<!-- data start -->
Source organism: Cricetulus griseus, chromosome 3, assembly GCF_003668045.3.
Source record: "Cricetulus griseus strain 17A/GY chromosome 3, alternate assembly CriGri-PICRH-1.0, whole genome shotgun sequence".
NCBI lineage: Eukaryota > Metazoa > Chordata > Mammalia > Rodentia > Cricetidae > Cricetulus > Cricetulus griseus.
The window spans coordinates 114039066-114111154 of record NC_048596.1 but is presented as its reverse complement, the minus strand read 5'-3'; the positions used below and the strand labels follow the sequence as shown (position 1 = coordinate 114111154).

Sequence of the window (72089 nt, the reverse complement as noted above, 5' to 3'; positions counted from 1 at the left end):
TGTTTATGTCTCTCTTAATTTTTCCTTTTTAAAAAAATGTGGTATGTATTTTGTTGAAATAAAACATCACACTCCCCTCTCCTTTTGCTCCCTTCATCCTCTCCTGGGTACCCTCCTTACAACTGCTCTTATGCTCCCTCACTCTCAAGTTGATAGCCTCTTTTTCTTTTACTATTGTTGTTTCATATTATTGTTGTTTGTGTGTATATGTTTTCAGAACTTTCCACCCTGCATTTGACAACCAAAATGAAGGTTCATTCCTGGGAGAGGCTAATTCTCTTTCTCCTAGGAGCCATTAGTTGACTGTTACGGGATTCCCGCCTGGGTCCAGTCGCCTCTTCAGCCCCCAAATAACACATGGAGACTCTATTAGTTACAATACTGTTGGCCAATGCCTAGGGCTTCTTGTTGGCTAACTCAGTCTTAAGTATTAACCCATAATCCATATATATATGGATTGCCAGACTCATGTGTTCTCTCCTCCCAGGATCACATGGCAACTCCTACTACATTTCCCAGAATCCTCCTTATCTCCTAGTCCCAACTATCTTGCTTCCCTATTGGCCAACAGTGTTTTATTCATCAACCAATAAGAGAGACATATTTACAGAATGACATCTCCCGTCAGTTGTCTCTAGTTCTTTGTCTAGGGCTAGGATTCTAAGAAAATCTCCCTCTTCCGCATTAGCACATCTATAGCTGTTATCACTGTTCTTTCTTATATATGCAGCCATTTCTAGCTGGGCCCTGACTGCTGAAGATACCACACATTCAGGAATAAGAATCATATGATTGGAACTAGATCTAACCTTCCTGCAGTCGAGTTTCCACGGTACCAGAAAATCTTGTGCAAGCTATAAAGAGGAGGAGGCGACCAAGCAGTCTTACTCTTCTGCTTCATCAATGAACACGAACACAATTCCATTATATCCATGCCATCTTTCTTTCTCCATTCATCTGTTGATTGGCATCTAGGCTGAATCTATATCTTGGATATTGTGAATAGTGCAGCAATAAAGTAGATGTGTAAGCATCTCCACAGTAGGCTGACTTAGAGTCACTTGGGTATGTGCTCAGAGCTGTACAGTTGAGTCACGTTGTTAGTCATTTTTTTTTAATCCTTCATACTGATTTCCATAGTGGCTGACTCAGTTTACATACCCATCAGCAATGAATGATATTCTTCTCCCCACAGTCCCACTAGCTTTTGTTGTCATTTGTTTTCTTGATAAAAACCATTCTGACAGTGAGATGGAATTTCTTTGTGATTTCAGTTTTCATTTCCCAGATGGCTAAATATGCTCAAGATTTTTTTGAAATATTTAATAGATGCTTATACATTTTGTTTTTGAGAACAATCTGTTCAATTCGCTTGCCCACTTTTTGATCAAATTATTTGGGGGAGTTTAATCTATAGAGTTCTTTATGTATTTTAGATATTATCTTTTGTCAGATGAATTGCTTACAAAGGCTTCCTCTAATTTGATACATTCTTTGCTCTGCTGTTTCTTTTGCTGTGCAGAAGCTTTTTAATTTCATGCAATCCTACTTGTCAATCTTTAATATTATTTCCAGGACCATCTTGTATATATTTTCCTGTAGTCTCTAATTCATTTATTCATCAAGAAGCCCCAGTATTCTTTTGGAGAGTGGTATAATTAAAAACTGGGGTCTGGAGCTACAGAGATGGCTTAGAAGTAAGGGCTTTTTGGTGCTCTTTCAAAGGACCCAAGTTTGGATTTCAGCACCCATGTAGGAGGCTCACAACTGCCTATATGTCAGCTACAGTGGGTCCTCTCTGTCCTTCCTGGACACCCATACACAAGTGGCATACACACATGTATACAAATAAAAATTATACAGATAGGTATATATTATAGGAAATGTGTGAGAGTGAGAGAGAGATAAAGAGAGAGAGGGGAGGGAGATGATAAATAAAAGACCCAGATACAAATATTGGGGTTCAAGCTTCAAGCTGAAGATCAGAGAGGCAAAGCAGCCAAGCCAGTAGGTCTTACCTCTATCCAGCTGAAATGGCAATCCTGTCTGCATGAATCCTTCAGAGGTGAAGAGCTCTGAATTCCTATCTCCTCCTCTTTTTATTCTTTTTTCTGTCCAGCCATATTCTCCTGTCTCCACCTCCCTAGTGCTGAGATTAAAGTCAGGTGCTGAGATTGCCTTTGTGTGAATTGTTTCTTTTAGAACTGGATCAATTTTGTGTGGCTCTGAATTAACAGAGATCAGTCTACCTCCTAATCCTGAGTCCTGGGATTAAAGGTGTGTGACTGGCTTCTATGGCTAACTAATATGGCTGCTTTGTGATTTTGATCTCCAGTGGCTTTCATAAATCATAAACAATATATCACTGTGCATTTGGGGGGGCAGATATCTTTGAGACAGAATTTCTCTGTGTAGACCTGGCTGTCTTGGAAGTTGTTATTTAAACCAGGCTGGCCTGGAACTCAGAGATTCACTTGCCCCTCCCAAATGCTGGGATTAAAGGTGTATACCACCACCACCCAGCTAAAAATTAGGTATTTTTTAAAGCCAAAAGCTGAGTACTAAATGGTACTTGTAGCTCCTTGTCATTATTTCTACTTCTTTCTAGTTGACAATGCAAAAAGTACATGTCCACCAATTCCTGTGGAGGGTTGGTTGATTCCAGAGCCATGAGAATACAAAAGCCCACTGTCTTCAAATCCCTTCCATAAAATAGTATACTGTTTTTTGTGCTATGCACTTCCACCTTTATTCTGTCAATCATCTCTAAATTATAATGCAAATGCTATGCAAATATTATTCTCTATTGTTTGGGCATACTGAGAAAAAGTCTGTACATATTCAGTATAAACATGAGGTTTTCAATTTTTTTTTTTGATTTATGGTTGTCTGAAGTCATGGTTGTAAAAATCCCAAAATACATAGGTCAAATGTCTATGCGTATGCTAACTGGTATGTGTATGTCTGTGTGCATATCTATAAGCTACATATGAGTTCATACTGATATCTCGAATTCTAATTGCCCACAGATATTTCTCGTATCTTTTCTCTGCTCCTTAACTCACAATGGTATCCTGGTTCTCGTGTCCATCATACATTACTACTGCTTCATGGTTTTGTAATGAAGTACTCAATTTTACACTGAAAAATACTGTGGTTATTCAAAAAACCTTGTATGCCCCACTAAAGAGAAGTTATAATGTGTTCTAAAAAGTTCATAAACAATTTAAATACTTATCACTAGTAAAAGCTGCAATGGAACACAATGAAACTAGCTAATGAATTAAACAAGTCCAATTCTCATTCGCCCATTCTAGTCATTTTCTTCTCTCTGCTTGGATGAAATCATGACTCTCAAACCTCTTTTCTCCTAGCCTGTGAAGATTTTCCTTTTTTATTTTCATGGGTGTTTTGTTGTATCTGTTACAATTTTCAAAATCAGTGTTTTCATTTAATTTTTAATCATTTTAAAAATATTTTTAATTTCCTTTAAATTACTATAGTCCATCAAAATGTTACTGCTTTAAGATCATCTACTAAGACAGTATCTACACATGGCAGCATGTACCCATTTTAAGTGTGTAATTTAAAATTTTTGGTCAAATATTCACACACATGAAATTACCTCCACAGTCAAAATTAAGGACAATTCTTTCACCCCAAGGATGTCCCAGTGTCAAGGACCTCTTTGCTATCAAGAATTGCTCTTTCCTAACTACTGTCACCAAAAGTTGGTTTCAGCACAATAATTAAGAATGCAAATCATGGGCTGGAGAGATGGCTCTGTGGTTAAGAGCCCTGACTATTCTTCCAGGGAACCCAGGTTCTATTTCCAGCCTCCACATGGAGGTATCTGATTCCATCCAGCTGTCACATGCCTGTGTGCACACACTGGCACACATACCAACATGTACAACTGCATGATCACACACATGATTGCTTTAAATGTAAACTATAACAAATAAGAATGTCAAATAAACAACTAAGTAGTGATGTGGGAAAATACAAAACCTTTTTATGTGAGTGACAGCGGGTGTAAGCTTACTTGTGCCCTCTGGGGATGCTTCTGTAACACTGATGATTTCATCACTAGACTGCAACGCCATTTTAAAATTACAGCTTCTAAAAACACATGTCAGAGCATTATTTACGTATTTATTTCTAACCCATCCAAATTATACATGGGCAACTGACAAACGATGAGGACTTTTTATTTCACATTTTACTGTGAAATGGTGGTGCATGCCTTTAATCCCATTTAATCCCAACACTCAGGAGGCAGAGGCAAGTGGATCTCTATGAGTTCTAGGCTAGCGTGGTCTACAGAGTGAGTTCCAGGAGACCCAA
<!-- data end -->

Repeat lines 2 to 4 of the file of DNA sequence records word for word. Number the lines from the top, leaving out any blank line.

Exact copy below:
Source record: "Cricetulus griseus strain 17A/GY chromosome 3, alternate assembly CriGri-PICRH-1.0, whole genome shotgun sequence".
NCBI lineage: Eukaryota > Metazoa > Chordata > Mammalia > Rodentia > Cricetidae > Cricetulus > Cricetulus griseus.
The window spans coordinates 114039066-114111154 of record NC_048596.1 but is presented as its reverse complement, the minus strand read 5'-3'; the positions used below and the strand labels follow the sequence as shown (position 1 = coordinate 114111154).